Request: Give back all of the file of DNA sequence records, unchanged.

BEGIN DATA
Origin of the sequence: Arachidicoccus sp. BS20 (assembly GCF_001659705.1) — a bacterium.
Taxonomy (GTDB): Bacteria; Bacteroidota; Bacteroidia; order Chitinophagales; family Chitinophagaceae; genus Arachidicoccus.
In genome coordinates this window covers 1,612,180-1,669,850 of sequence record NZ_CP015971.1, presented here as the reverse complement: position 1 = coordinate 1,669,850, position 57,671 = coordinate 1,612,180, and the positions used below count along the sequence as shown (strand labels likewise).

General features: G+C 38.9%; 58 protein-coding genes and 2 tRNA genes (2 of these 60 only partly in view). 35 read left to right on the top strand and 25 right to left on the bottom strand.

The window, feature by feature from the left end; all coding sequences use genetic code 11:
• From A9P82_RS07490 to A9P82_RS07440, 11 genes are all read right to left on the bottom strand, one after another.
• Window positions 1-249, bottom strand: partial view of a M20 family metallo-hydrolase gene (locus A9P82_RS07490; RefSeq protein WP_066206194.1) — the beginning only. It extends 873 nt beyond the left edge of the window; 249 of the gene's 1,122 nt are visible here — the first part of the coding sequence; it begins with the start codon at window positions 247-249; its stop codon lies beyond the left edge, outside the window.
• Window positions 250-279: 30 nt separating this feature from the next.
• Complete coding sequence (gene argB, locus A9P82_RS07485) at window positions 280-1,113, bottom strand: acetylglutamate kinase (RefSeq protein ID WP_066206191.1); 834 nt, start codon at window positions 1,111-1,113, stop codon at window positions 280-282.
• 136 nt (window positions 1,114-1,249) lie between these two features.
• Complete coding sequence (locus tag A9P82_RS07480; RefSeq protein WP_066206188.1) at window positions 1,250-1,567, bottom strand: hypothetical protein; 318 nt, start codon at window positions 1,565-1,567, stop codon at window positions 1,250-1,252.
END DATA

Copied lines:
Origin of the sequence: Arachidicoccus sp. BS20 (assembly GCF_001659705.1) — a bacterium.
Taxonomy (GTDB): Bacteria; Bacteroidota; Bacteroidia; order Chitinophagales; family Chitinophagaceae; genus Arachidicoccus.
In genome coordinates this window covers 1,612,180-1,669,850 of sequence record NZ_CP015971.1, presented here as the reverse complement: position 1 = coordinate 1,669,850, position 57,671 = coordinate 1,612,180, and the positions used below count along the sequence as shown (strand labels likewise).

General features: G+C 38.9%; 58 protein-coding genes and 2 tRNA genes (2 of these 60 only partly in view). 35 read left to right on the top strand and 25 right to left on the bottom strand.

The window, feature by feature from the left end; all coding sequences use genetic code 11:
• From A9P82_RS07490 to A9P82_RS07440, 11 genes are all read right to left on the bottom strand, one after another.
• Window positions 1-249, bottom strand: partial view of a M20 family metallo-hydrolase gene (locus A9P82_RS07490; RefSeq protein WP_066206194.1) — the beginning only. It extends 873 nt beyond the left edge of the window; 249 of the gene's 1,122 nt are visible here — the first part of the coding sequence; it begins with the start codon at window positions 247-249; its stop codon lies beyond the left edge, outside the window.
• Window positions 250-279: 30 nt separating this feature from the next.
• Complete coding sequence (gene argB, locus A9P82_RS07485) at window positions 280-1,113, bottom strand: acetylglutamate kinase (RefSeq protein ID WP_066206191.1); 834 nt, start codon at window positions 1,111-1,113, stop codon at window positions 280-282.
• 136 nt (window positions 1,114-1,249) lie between these two features.
• Complete coding sequence (locus tag A9P82_RS07480; RefSeq protein WP_066206188.1) at window positions 1,250-1,567, bottom strand: hypothetical protein; 318 nt, start codon at window positions 1,565-1,567, stop codon at window positions 1,250-1,252.